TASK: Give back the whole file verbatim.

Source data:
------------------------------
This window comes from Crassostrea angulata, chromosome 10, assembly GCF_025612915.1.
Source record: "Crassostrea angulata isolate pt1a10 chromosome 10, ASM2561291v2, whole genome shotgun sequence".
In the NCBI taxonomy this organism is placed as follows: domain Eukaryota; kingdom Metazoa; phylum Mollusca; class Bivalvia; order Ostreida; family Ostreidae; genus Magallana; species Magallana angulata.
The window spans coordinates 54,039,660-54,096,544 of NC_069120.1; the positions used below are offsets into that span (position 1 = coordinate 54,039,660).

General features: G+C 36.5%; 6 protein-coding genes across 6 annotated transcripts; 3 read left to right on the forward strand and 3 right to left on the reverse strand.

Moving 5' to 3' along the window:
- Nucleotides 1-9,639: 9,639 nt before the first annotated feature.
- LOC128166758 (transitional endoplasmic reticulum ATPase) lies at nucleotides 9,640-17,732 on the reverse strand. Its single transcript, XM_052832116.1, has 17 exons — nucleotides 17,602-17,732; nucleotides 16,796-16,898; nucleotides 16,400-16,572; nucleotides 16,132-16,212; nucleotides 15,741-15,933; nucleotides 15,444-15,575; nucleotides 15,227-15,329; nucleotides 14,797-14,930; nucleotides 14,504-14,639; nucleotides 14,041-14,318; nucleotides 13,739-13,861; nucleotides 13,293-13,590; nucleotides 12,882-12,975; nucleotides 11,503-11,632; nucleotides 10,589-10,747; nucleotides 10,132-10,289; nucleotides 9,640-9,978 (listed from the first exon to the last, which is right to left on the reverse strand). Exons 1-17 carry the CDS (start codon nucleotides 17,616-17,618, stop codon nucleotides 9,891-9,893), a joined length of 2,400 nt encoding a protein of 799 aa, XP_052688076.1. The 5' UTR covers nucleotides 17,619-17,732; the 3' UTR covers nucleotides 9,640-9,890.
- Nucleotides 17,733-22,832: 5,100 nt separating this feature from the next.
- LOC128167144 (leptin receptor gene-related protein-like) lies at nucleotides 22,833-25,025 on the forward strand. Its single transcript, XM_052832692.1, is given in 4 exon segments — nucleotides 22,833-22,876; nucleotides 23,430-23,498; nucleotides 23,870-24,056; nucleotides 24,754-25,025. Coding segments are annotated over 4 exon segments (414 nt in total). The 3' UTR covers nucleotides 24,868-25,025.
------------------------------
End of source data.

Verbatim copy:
This window comes from Crassostrea angulata, chromosome 10, assembly GCF_025612915.1.
Source record: "Crassostrea angulata isolate pt1a10 chromosome 10, ASM2561291v2, whole genome shotgun sequence".
In the NCBI taxonomy this organism is placed as follows: domain Eukaryota; kingdom Metazoa; phylum Mollusca; class Bivalvia; order Ostreida; family Ostreidae; genus Magallana; species Magallana angulata.
The window spans coordinates 54,039,660-54,096,544 of NC_069120.1; the positions used below are offsets into that span (position 1 = coordinate 54,039,660).

General features: G+C 36.5%; 6 protein-coding genes across 6 annotated transcripts; 3 read left to right on the forward strand and 3 right to left on the reverse strand.

Moving 5' to 3' along the window:
- Nucleotides 1-9,639: 9,639 nt before the first annotated feature.
- LOC128166758 (transitional endoplasmic reticulum ATPase) lies at nucleotides 9,640-17,732 on the reverse strand. Its single transcript, XM_052832116.1, has 17 exons — nucleotides 17,602-17,732; nucleotides 16,796-16,898; nucleotides 16,400-16,572; nucleotides 16,132-16,212; nucleotides 15,741-15,933; nucleotides 15,444-15,575; nucleotides 15,227-15,329; nucleotides 14,797-14,930; nucleotides 14,504-14,639; nucleotides 14,041-14,318; nucleotides 13,739-13,861; nucleotides 13,293-13,590; nucleotides 12,882-12,975; nucleotides 11,503-11,632; nucleotides 10,589-10,747; nucleotides 10,132-10,289; nucleotides 9,640-9,978 (listed from the first exon to the last, which is right to left on the reverse strand). Exons 1-17 carry the CDS (start codon nucleotides 17,616-17,618, stop codon nucleotides 9,891-9,893), a joined length of 2,400 nt encoding a protein of 799 aa, XP_052688076.1. The 5' UTR covers nucleotides 17,619-17,732; the 3' UTR covers nucleotides 9,640-9,890.
- Nucleotides 17,733-22,832: 5,100 nt separating this feature from the next.
- LOC128167144 (leptin receptor gene-related protein-like) lies at nucleotides 22,833-25,025 on the forward strand. Its single transcript, XM_052832692.1, is given in 4 exon segments — nucleotides 22,833-22,876; nucleotides 23,430-23,498; nucleotides 23,870-24,056; nucleotides 24,754-25,025. Coding segments are annotated over 4 exon segments (414 nt in total). The 3' UTR covers nucleotides 24,868-25,025.